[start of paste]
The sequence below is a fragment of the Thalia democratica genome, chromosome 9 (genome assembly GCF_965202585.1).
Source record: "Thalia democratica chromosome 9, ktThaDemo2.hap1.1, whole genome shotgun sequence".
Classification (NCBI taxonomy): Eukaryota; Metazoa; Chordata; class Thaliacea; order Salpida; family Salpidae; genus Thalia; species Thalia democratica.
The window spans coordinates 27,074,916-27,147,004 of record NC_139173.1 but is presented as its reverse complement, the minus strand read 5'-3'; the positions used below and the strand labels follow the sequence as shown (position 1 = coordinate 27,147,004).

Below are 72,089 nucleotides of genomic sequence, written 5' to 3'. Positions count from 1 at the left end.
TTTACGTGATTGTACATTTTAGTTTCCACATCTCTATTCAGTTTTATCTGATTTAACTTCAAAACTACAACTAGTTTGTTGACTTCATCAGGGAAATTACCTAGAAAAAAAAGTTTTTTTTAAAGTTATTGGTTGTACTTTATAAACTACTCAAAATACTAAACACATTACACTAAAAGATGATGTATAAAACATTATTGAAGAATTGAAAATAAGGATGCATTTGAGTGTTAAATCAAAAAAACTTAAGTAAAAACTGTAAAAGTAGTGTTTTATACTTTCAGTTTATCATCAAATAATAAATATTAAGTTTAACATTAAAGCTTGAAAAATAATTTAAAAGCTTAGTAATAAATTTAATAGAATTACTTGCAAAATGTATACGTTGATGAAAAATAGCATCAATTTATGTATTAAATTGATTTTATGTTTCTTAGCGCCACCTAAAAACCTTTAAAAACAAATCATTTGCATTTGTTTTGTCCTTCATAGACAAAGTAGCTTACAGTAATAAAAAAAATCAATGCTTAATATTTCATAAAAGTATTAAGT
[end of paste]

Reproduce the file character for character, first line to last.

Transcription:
The sequence below is a fragment of the Thalia democratica genome, chromosome 9 (genome assembly GCF_965202585.1).
Source record: "Thalia democratica chromosome 9, ktThaDemo2.hap1.1, whole genome shotgun sequence".
Classification (NCBI taxonomy): Eukaryota; Metazoa; Chordata; class Thaliacea; order Salpida; family Salpidae; genus Thalia; species Thalia democratica.
The window spans coordinates 27,074,916-27,147,004 of record NC_139173.1 but is presented as its reverse complement, the minus strand read 5'-3'; the positions used below and the strand labels follow the sequence as shown (position 1 = coordinate 27,147,004).

Below are 72,089 nucleotides of genomic sequence, written 5' to 3'. Positions count from 1 at the left end.
TTTACGTGATTGTACATTTTAGTTTCCACATCTCTATTCAGTTTTATCTGATTTAACTTCAAAACTACAACTAGTTTGTTGACTTCATCAGGGAAATTACCTAGAAAAAAAAGTTTTTTTTAAAGTTATTGGTTGTACTTTATAAACTACTCAAAATACTAAACACATTACACTAAAAGATGATGTATAAAACATTATTGAAGAATTGAAAATAAGGATGCATTTGAGTGTTAAATCAAAAAAACTTAAGTAAAAACTGTAAAAGTAGTGTTTTATACTTTCAGTTTATCATCAAATAATAAATATTAAGTTTAACATTAAAGCTTGAAAAATAATTTAAAAGCTTAGTAATAAATTTAATAGAATTACTTGCAAAATGTATACGTTGATGAAAAATAGCATCAATTTATGTATTAAATTGATTTTATGTTTCTTAGCGCCACCTAAAAACCTTTAAAAACAAATCATTTGCATTTGTTTTGTCCTTCATAGACAAAGTAGCTTACAGTAATAAAAAAAATCAATGCTTAATATTTCATAAAAGTATTAAGT